The pair met at WashU thanks, in part, to what J.T. described as his “snaking path” to a career. Initially, he felt pressure to declare a major early on and chose architecture but soon realized that was not going to be his career. “Going to a university that was forgiving if I changed my major was a prerequisite.  I also have a second major in American Culture Studies,” he said. “That’s how I met Heidi. She’s a dual major in Political Science and American Culture Studies.”

For her part, Heidi found a path as a WashU student looking into investment research. “I didn’t grow up around investing jargon. I didn’t know what stocks or bonds were,” she said. “I stumbled upon investing my freshman year and ended up in a brokerage firm office at 18 years old telling them I wanted to open an account. The advisor looked at me and asked if my parents knew I was there.”

Her path eventually led her to study at the London School of Economics.

Enduring influence of WashU

“Not only do I enjoy wealth management and financial planning, the true highlight of my career is forming relationships with the families that I serve,” she said. “I enjoy getting to know people on a very deep level and helping them achieve their version of financial success.”

J.T. and Heidi’s contribution brings the number of endowed scholarships at Olin to 205 as of December 2022. Their endowed scholarship was established with a gift where a portion of the earnings are reinvested, helping to ensure resources for the scholarship will always be available.

Both J.T. and Heidi specifically recalled a personal finance course they took under Mike Gordinier as a highlight of their WashU education. “That was a phenomenal class,” Heidi said. “It opened my eyes to a career path.”

For J.T., joining a cohort of young professionals in their PMBA program was also a formative experience as successful classmates worked together to catapult their careers: “The discussions and ability to relate to our work experiences helped bring the theories we learned in the classroom to life.”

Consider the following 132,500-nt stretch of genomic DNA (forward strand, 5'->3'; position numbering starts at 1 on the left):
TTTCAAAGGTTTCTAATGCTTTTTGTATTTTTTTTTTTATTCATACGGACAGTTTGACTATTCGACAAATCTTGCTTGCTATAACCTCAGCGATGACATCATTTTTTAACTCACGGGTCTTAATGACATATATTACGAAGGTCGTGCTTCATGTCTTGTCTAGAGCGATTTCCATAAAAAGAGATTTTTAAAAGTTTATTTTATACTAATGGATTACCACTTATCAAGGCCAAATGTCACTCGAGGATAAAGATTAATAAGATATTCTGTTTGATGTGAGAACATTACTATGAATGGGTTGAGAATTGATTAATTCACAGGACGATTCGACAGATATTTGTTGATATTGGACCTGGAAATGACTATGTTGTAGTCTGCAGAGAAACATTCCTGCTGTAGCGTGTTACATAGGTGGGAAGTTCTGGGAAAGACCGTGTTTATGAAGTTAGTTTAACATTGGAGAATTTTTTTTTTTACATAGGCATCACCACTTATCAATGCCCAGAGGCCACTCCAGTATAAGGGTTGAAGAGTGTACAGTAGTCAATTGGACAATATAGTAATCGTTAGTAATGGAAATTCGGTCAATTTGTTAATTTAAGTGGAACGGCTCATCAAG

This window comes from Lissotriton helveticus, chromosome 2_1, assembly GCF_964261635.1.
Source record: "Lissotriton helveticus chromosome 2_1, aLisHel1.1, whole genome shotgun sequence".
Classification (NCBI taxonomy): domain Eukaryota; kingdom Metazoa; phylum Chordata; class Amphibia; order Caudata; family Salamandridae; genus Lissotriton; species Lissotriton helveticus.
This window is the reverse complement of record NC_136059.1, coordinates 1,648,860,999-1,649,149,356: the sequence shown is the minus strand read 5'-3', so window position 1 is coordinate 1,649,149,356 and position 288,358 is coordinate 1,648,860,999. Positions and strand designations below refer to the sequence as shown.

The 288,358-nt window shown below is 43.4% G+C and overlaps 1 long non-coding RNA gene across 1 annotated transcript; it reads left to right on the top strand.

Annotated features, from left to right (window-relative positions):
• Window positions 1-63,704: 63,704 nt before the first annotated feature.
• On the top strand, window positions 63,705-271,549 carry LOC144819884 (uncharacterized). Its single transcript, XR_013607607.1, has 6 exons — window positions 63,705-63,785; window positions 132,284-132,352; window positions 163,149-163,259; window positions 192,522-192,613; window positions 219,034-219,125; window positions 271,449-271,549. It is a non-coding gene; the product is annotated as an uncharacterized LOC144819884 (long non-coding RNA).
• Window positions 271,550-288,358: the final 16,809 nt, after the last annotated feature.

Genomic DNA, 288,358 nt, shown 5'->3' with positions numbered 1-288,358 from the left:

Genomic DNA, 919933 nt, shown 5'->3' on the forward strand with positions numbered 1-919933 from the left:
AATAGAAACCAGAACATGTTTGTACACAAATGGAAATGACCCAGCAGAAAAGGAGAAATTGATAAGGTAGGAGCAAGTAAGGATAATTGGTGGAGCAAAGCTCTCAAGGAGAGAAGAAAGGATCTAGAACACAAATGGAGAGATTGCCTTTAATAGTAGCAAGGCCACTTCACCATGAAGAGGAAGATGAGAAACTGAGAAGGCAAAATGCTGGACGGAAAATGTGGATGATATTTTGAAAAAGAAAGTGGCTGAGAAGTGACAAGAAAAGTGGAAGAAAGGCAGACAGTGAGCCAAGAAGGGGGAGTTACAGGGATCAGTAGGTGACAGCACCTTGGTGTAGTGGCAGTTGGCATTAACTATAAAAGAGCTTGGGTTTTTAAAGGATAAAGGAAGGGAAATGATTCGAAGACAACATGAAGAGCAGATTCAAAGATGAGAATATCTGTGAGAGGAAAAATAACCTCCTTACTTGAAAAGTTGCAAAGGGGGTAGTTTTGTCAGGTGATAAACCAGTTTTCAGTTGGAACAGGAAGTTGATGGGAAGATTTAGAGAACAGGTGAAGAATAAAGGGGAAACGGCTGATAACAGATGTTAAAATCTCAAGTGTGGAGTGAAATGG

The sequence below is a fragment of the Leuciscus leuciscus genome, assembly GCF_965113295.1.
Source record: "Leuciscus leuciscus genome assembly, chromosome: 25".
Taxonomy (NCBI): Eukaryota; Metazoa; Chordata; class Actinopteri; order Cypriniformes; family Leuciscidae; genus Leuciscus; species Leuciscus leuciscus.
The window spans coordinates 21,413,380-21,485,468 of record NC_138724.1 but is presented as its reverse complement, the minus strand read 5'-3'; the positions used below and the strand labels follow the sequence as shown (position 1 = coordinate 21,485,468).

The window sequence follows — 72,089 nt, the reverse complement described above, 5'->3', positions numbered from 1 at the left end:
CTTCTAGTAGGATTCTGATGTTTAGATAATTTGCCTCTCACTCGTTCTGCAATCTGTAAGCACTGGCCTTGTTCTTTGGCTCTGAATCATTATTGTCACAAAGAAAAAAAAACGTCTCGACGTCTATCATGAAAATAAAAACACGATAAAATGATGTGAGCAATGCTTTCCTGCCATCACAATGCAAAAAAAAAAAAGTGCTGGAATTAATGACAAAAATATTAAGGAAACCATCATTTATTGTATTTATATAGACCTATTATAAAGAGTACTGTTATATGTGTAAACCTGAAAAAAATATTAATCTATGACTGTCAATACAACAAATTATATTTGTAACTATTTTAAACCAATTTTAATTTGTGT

To join J.T. and Heidi in supporting financial aid resources for our students, please visit the Scholars in Business website for more information.

Albert Ip

Rick Skwiot wrote this article for Washington Magazine.

For Albert Ip, BSAMCS ’73, coming to Washington University in St. Louis from Macau, China, for his undergraduate studies in applied mathematics and computer science was a life-changing experience that launched a distinguished career in international banking and hospitality investing. Now, with multiple appointments at universities in Hong Kong, the former WashU trustee (2017–21) is working to burnish Washington University’s brand in Hong Kong so more students there apply and benefit as he has.

While WashU ranks ahead of many Ivy League schools, students from Hong Kong often elect to attend those East Coast universities when given a chance, Ip says. “I think it is a matter of name recognition, so I’d like to help build Washington University’s brand in Hong Kong.”


To that end, Ip, as an adjunct professor, has established collaborations between WashU and top universities in Hong Kong and Macau, trying to expose more students to WashU and thus raise its profile. The Chinese University of Hong Kong and University of Macau, for example, offer dual MS degrees with Olin Business School. At Hong Kong University of Science and Technology (HKUST), its engineering school signed a collaboration agreement with McKelvey School of Engineering in 2020. And Ip also connected the University of Hong Kong’s top-flight medical school with WashU. 

Not that Ip has anything against the Ivy Leagues: He earned MS degrees from Cornell and Carnegie Mellon universities. He contends the smaller size and faculty accessibility at WashU, though, can pay students big dividends. The willingness of “faculty members to counsel students, especially international students, propels my preference for WashU,” Ip says.

“I had a great relationship with Professor Ervin Rodin, who taught in the Department of Applied Mathematics and Computer Science,” Ip says. “Rodin (who retired in 2010 after 44 years at the university) inspired me and showed me how mathematics can open your mind, making you think methodically, which gave me the confidence to look at the data and theory and apply them to real life.”